New Mercedes Diesel V8 Delivers More Power with Fewer Emissions and Comparable Fuel Consumption
Power Export Upgrade for the Diesel Hybrid RST-V

With Cayenne Sales Faltering, Porsche Picks Up the Pace on Hybrid Discussions


Reuters reports that Porsche will provide in mid-September the first details of plans to eventually build a hybrid version of its Cayenne SUV.

A spokesmand for the company said that it is in talks with unspecified potential partners to develop a more fuel-efficient hybrid version of the Cayenne. The Handelsblatt newspaper reported on Monday that Porsche was talking to Volkswagen, DaimlerChrysler and Toyota, citing company sources.

Last October, Automobilwoche first surfaced the possibility of a Porsche-Toyota connection. (Earlier post.)

The Handelsblatt report, however, favors Volkswagen.

Porsche aims to introduce a hybrid Cayenne at the latest when the next generation of its SUV is launched in 2008/2009, the German business daily added.

Since the Cayenne is partly assembled in VW’s Bratislava plant together with the VW Touareg SUV, Porsche is leaning more towards choosing VW for technological and economic reasons, Handelsblatt reported.

Volkswagen declined comment, but a source at the company said that the report citing talks with Porsche over a joint hybrid powertrain “stands to reason.”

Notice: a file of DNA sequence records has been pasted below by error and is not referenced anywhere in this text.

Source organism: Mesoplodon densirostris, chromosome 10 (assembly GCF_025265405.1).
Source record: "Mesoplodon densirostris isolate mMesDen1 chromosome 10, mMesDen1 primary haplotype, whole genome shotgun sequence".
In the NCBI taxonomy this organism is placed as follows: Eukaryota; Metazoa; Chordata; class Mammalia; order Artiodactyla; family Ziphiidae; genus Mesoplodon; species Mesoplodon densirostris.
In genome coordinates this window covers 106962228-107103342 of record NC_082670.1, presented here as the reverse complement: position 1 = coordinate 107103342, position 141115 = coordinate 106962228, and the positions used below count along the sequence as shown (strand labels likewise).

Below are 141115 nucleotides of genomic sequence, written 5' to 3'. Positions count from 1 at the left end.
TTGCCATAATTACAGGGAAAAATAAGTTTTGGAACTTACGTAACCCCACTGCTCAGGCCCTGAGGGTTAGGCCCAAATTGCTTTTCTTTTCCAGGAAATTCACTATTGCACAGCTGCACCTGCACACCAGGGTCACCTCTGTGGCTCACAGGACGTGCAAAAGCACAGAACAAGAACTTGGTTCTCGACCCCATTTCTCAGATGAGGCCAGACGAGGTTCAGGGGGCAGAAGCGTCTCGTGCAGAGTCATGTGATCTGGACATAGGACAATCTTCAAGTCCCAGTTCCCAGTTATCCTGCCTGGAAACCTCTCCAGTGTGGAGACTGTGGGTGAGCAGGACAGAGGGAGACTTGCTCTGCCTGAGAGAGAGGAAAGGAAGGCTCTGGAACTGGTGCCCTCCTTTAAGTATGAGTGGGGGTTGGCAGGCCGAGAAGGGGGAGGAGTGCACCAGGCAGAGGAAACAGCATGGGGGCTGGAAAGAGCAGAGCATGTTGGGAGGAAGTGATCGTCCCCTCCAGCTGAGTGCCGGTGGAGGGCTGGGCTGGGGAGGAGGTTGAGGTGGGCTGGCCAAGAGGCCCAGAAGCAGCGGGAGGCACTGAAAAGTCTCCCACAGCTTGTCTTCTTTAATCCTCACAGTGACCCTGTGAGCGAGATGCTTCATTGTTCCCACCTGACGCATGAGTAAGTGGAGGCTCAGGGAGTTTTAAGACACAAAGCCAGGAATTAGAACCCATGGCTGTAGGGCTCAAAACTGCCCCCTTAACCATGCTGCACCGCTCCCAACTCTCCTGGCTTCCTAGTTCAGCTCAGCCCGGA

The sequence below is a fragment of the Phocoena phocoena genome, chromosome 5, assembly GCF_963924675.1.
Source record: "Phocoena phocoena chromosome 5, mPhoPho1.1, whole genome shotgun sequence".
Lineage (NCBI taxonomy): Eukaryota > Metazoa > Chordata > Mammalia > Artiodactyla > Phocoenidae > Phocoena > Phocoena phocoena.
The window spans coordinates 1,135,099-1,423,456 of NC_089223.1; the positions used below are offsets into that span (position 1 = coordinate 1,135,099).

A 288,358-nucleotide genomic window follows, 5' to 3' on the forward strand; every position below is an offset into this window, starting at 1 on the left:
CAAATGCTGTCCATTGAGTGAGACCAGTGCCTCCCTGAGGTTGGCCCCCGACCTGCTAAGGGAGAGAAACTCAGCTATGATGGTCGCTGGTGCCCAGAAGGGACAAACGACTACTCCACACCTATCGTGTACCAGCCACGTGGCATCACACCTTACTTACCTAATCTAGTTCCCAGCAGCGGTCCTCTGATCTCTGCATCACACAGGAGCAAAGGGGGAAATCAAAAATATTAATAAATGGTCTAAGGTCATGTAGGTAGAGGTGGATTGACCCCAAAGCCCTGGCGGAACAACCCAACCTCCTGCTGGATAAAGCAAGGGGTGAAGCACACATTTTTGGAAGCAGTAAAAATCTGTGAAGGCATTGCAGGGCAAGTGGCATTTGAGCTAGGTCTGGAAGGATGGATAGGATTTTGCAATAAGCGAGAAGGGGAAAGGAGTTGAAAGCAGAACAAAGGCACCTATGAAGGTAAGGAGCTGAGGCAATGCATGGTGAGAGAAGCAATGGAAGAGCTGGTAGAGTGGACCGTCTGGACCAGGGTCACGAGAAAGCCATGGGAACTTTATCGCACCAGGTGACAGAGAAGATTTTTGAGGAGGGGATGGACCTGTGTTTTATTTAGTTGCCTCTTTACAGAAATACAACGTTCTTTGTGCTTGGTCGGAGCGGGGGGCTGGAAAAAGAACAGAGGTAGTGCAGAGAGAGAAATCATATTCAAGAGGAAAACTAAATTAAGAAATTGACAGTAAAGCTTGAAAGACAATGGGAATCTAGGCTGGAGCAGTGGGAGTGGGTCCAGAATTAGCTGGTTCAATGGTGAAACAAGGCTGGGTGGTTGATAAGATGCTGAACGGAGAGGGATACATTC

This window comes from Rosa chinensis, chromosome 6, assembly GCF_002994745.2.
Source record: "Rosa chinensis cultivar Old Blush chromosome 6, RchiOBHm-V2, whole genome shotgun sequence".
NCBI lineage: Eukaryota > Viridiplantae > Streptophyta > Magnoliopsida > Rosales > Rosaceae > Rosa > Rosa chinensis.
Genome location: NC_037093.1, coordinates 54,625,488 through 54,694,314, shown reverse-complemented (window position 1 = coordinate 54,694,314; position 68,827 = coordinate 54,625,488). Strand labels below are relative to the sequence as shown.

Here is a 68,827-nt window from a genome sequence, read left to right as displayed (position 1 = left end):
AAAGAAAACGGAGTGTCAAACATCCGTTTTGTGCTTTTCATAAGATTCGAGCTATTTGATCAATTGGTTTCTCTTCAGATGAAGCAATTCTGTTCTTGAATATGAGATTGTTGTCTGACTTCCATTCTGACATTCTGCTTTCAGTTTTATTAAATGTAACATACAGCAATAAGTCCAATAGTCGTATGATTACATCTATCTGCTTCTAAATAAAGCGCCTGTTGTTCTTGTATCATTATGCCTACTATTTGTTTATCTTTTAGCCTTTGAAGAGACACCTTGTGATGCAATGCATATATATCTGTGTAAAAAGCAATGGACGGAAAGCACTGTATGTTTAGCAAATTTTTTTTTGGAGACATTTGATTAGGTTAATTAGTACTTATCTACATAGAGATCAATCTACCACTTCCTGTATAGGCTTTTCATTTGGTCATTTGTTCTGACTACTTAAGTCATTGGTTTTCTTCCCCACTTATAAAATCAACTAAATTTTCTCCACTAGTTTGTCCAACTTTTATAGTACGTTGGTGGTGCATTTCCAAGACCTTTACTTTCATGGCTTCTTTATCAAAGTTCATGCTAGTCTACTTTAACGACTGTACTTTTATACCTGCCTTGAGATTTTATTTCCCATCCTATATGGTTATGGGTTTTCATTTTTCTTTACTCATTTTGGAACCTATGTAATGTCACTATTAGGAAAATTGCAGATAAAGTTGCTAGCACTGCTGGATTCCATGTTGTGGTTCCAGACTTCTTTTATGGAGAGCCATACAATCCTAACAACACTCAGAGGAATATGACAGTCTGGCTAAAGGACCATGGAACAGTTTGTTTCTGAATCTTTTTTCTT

Perhaps, but Volkswagen is far from an enthusiastic advocate of hybrid technology.

The Cayenne is Porsche’s best-selling model in the US, but sales of the models have been dropping rapidly, unlike the other models Porsche offers.

During the first four months of this year, Cayenne sales dropped 28% to 4,164 units, down from 5,773 units for the same period in 2004. The drop in April was even a more precipitous 38% to 1,071 units from 1,738 in April 2004.

Porsche has blamed the drop on a variety of factors, but fuel efficiency is not one of them. Nevertheless, with SUV sales overall stalling in the US, the company is clearly looking for a way to reduce its risk in that area.  The base model Cayenne delivers 17 mpg combined (13.8 liters/100km), according to the EPA.



They don't blame the sales drop on fuel prices, but they're actively pursuing making a hybrid version?

The phrase "reality distortion field" simply leaps to mind...

Lamar Johnson

Porsche/VWAG is really dropping the ball here. Nothing suits the hybrid concept better than a Diesel engine running at a designed constant load range for battery charging and highway performance. I would estimate that a 1.5 litre turbo four would get 50 mpg or better on the highway, and would outperform any gasoline hybrid in city driving. VWAG and Daimler-Chrysler certainly have the Diesel design skills to make it happen.

Verify your Comment

Previewing your Comment

This is only a preview. Your comment has not yet been posted.

Your comment could not be posted. Error type:
Your comment has been posted. Post another comment

The letters and numbers you entered did not match the image. Please try again.

As a final step before posting your comment, enter the letters and numbers you see in the image below. This prevents automated programs from posting comments.

Having trouble reading this image? View an alternate.


Post a comment

Your Information

(Name is required. Email address will not be displayed with the comment.)